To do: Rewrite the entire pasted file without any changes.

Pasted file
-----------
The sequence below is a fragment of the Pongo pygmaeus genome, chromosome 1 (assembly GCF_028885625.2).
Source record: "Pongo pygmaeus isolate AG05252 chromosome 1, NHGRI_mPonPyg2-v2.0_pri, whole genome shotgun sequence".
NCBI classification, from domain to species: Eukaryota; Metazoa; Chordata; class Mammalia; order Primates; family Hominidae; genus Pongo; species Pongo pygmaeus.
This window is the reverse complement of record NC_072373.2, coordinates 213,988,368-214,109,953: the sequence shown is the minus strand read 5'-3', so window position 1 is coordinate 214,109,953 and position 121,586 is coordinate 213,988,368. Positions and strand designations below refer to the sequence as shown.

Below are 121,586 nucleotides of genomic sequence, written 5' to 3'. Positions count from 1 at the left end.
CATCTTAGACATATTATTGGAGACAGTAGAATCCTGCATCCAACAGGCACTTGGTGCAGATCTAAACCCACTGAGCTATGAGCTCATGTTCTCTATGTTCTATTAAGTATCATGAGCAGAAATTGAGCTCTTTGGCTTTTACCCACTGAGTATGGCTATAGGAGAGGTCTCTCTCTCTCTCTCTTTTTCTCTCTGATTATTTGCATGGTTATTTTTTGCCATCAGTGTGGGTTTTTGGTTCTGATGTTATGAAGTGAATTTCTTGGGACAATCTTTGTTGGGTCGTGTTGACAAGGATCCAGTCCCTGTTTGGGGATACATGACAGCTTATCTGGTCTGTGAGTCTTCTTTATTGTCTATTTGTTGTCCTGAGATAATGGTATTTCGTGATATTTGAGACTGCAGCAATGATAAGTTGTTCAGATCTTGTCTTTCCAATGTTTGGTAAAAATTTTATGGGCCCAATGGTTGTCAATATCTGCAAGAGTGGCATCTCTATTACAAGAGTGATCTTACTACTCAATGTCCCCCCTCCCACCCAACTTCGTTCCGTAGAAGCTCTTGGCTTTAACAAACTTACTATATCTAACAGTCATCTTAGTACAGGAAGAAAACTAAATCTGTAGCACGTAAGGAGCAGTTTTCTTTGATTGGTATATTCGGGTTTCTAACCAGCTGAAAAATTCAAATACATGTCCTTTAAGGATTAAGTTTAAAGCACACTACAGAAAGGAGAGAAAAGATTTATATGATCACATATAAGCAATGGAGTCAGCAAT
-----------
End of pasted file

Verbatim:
The sequence below is a fragment of the Pongo pygmaeus genome, chromosome 1 (assembly GCF_028885625.2).
Source record: "Pongo pygmaeus isolate AG05252 chromosome 1, NHGRI_mPonPyg2-v2.0_pri, whole genome shotgun sequence".
NCBI classification, from domain to species: Eukaryota; Metazoa; Chordata; class Mammalia; order Primates; family Hominidae; genus Pongo; species Pongo pygmaeus.
This window is the reverse complement of record NC_072373.2, coordinates 213,988,368-214,109,953: the sequence shown is the minus strand read 5'-3', so window position 1 is coordinate 214,109,953 and position 121,586 is coordinate 213,988,368. Positions and strand designations below refer to the sequence as shown.

Below are 121,586 nucleotides of genomic sequence, written 5' to 3'. Positions count from 1 at the left end.
CATCTTAGACATATTATTGGAGACAGTAGAATCCTGCATCCAACAGGCACTTGGTGCAGATCTAAACCCACTGAGCTATGAGCTCATGTTCTCTATGTTCTATTAAGTATCATGAGCAGAAATTGAGCTCTTTGGCTTTTACCCACTGAGTATGGCTATAGGAGAGGTCTCTCTCTCTCTCTCTTTTTCTCTCTGATTATTTGCATGGTTATTTTTTGCCATCAGTGTGGGTTTTTGGTTCTGATGTTATGAAGTGAATTTCTTGGGACAATCTTTGTTGGGTCGTGTTGACAAGGATCCAGTCCCTGTTTGGGGATACATGACAGCTTATCTGGTCTGTGAGTCTTCTTTATTGTCTATTTGTTGTCCTGAGATAATGGTATTTCGTGATATTTGAGACTGCAGCAATGATAAGTTGTTCAGATCTTGTCTTTCCAATGTTTGGTAAAAATTTTATGGGCCCAATGGTTGTCAATATCTGCAAGAGTGGCATCTCTATTACAAGAGTGATCTTACTACTCAATGTCCCCCCTCCCACCCAACTTCGTTCCGTAGAAGCTCTTGGCTTTAACAAACTTACTATATCTAACAGTCATCTTAGTACAGGAAGAAAACTAAATCTGTAGCACGTAAGGAGCAGTTTTCTTTGATTGGTATATTCGGGTTTCTAACCAGCTGAAAAATTCAAATACATGTCCTTTAAGGATTAAGTTTAAAGCACACTACAGAAAGGAGAGAAAAGATTTATATGATCACATATAAGCAATGGAGTCAGCAAT